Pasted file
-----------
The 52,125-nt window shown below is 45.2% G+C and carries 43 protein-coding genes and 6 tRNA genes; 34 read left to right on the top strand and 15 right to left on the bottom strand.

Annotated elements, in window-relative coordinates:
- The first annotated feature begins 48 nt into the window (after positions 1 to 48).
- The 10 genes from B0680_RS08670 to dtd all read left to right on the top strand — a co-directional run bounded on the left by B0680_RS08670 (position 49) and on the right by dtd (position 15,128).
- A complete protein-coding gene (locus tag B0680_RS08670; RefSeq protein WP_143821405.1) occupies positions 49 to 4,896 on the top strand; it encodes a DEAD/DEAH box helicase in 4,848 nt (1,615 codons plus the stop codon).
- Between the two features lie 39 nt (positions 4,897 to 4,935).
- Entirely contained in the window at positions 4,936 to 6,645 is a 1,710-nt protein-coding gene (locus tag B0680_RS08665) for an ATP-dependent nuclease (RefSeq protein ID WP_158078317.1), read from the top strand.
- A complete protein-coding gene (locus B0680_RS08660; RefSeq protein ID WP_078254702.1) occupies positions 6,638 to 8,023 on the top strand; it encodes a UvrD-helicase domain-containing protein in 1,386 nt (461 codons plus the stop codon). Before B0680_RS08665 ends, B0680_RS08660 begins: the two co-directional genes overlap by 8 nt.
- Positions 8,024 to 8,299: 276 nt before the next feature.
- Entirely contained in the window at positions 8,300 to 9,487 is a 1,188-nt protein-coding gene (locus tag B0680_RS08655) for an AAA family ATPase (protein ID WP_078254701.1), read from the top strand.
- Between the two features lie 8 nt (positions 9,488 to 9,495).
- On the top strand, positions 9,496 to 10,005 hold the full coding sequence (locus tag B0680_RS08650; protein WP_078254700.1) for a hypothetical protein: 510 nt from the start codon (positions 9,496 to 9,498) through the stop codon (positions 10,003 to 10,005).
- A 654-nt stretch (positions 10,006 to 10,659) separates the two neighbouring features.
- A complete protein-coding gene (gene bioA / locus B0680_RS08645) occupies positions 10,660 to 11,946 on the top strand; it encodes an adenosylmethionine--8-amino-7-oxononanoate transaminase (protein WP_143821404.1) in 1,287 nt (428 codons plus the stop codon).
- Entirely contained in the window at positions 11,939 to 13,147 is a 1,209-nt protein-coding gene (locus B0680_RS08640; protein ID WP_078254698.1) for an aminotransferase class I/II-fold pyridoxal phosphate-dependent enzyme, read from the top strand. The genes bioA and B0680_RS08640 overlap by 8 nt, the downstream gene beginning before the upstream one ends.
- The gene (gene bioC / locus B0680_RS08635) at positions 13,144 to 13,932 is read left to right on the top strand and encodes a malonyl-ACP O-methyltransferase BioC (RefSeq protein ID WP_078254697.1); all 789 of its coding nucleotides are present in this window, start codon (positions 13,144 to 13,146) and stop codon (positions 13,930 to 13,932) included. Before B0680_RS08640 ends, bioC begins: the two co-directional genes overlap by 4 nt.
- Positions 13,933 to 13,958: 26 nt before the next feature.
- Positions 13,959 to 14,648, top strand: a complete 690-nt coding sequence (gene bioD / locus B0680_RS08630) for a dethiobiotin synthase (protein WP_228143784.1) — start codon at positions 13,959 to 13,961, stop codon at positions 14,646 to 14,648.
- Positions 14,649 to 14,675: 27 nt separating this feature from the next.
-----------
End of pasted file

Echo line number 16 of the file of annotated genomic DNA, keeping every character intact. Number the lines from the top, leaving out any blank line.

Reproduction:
- The gene (gene bioC / locus B0680_RS08635) at positions 13,144 to 13,932 is read left to right on the top strand and encodes a malonyl-ACP O-methyltransferase BioC (RefSeq protein ID WP_078254697.1); all 789 of its coding nucleotides are present in this window, start codon (positions 13,144 to 13,146) and stop codon (positions 13,930 to 13,932) included. Before B0680_RS08640 ends, bioC begins: the two co-directional genes overlap by 4 nt.